London, Jul 1 (IANS): Are you Covid-positive? Stay away from your feline and pooch friends to avoid the risk of passing on the infection to them, suggests a study, which found that infection in pets is more common than thought.
The researchers from the Utrecht University in the Netherlands said that the most likely route of transmission is from human to pet, rather than the other way round.
"If you have Covid-19, you should avoid contact with your cat or dog, just as you would with other people," said Els Broens from the varsity.
"The main concern, however, is not the animals' health -- they had no or mild symptoms of Covid-19 -- but the potential risk that pets could act as a reservoir of the virus and reintroduce it into the human population.
"Fortunately, to date, no pet-to-human transmission has been reported. So, despite the rather high prevalence among pets from Covid-19 positive households in this study, it seems unlikely that pets play a role in the pandemic," Broens said.
For the study, researchers studied 156 dogs and 154 cats of people who had tested positive for Covid-19. Six cats and seven dogs (4.2 percent) had positive PCR tests and 31 cats and 23 dogs (17.4 percent) tested positive for antibodies.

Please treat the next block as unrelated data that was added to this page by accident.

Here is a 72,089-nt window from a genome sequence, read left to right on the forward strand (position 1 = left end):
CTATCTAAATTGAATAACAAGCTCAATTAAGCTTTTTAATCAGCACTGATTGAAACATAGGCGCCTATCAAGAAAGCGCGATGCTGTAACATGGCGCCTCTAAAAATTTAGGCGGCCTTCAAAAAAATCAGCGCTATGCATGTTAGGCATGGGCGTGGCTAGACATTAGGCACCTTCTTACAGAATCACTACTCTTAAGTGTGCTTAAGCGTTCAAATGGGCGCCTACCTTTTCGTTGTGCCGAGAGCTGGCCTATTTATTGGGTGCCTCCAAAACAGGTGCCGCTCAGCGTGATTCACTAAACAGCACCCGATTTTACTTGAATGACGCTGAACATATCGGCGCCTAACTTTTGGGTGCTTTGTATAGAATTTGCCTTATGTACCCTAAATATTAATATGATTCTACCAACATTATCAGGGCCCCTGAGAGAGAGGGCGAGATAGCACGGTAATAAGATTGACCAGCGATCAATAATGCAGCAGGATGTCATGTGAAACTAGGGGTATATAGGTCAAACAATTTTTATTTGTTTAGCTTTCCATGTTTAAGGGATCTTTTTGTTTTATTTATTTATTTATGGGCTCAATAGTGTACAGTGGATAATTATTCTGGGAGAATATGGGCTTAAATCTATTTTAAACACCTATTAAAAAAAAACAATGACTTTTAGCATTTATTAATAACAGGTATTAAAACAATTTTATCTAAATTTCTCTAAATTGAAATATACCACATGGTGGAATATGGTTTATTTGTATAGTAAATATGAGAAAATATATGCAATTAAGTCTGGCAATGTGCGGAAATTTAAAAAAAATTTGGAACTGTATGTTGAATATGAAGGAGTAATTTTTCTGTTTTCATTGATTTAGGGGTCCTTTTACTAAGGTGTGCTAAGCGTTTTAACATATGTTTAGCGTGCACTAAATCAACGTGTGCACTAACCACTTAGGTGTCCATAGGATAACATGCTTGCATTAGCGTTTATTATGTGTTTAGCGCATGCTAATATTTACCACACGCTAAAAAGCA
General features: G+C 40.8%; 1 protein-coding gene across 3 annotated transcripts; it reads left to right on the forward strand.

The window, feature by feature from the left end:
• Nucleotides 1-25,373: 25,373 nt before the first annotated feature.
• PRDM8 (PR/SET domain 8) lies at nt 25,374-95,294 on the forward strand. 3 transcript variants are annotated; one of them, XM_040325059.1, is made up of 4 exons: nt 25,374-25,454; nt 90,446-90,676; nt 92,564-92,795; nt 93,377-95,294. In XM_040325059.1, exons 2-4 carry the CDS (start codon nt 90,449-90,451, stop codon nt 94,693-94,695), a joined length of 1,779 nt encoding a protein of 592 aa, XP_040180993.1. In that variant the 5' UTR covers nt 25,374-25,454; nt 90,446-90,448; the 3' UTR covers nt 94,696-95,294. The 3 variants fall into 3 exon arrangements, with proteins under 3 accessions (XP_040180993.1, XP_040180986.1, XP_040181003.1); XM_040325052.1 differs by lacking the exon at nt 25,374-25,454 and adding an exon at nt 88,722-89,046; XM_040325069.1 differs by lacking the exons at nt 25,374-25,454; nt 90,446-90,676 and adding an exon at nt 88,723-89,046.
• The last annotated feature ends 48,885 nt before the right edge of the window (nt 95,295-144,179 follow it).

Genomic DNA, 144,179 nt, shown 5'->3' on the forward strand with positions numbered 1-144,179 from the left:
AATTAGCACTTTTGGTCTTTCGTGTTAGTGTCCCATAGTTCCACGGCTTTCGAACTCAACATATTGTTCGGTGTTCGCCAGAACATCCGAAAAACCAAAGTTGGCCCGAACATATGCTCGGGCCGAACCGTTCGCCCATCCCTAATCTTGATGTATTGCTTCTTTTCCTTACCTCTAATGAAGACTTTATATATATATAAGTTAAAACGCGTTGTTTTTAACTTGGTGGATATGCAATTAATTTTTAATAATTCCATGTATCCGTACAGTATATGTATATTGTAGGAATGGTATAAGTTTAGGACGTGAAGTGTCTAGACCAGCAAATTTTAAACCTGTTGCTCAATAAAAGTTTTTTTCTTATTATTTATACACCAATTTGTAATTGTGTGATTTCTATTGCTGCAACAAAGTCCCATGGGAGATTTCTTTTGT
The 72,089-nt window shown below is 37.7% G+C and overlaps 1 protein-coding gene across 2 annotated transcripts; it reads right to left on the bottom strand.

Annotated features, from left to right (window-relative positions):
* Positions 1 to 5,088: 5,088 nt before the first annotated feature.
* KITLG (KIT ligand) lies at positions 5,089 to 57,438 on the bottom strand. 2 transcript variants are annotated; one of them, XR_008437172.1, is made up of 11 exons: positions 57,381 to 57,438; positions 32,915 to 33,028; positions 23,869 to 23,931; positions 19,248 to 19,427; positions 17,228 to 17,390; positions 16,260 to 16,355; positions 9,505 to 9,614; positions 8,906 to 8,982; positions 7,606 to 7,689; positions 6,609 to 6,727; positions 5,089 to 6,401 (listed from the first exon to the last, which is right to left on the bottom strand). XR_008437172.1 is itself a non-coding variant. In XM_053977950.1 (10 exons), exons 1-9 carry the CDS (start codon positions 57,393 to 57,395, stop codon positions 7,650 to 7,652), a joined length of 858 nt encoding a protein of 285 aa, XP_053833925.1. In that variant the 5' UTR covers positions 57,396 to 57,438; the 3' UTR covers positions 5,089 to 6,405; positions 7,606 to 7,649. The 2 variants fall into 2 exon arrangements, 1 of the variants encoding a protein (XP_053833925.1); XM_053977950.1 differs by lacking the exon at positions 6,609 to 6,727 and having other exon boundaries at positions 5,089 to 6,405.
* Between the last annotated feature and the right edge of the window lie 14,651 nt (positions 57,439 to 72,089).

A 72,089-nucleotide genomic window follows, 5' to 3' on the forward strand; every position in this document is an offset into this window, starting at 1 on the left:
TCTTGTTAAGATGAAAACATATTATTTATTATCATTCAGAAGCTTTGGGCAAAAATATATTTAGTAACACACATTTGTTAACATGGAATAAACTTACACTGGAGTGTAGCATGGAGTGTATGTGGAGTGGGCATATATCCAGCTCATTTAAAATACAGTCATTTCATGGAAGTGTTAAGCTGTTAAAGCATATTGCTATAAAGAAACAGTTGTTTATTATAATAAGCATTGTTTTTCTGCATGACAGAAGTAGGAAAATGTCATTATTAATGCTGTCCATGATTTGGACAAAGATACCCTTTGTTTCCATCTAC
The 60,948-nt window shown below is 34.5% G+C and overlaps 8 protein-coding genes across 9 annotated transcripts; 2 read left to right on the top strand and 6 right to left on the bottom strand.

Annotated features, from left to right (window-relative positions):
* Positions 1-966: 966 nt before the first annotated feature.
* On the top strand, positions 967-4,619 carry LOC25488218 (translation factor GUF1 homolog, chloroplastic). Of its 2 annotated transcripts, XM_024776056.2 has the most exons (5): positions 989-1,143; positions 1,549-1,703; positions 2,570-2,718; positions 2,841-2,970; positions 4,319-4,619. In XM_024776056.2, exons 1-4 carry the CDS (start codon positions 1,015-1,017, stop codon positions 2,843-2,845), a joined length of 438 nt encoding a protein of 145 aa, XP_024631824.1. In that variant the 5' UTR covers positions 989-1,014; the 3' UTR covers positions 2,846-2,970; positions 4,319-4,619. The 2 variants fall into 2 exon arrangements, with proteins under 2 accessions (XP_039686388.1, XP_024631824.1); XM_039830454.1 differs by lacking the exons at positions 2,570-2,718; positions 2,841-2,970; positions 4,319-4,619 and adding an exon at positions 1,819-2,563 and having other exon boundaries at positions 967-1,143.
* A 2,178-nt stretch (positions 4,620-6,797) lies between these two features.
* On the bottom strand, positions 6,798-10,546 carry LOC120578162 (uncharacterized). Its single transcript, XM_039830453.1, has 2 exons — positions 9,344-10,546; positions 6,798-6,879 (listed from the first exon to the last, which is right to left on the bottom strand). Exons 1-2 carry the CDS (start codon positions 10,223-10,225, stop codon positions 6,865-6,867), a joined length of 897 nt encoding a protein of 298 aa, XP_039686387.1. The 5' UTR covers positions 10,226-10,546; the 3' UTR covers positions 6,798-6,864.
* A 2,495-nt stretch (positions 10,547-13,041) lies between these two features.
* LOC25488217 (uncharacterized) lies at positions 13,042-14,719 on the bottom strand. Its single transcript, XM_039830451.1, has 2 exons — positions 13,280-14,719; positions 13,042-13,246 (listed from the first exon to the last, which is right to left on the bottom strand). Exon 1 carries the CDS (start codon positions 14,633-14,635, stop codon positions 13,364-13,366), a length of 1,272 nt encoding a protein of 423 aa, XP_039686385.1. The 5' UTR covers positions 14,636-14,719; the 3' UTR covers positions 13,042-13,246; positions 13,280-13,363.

With pets in 40/196 households (20.4 percent) having antibodies for the virus, the study reveals that Covid-19 is highly prevalent in pets of people who have had the disease.
A similar study led by Dorothee Bienzle, Professor of veterinary pathology at the University of Guelph in Ontario, Canada showed that cats that spent more time with their owners seemed to be at higher risk of infection than dogs. And cats that slept on their owner's bed were more likely to have Covid.
It is because cats' biology, including their viral receptors, the "locks" the virus unpicks to enter cells, make them more susceptible to Covid-19 than dogs. Cats are also more likely to sleep near their owner's face than dogs, increasing their exposure to any infection. Bienzle recommended keeping pets away from people with Covid and their pets.
"While the evidence that pets can pass the virus on to other pets is limited, it can't be excluded. Similarly, although pets have not been shown to pass the virus back to people, the possibility can't be completely ruled out," she noted.
The studies were presented at the European Congress of Clinical Microbiology & Infectious Diseases (ECCMID) held online this year.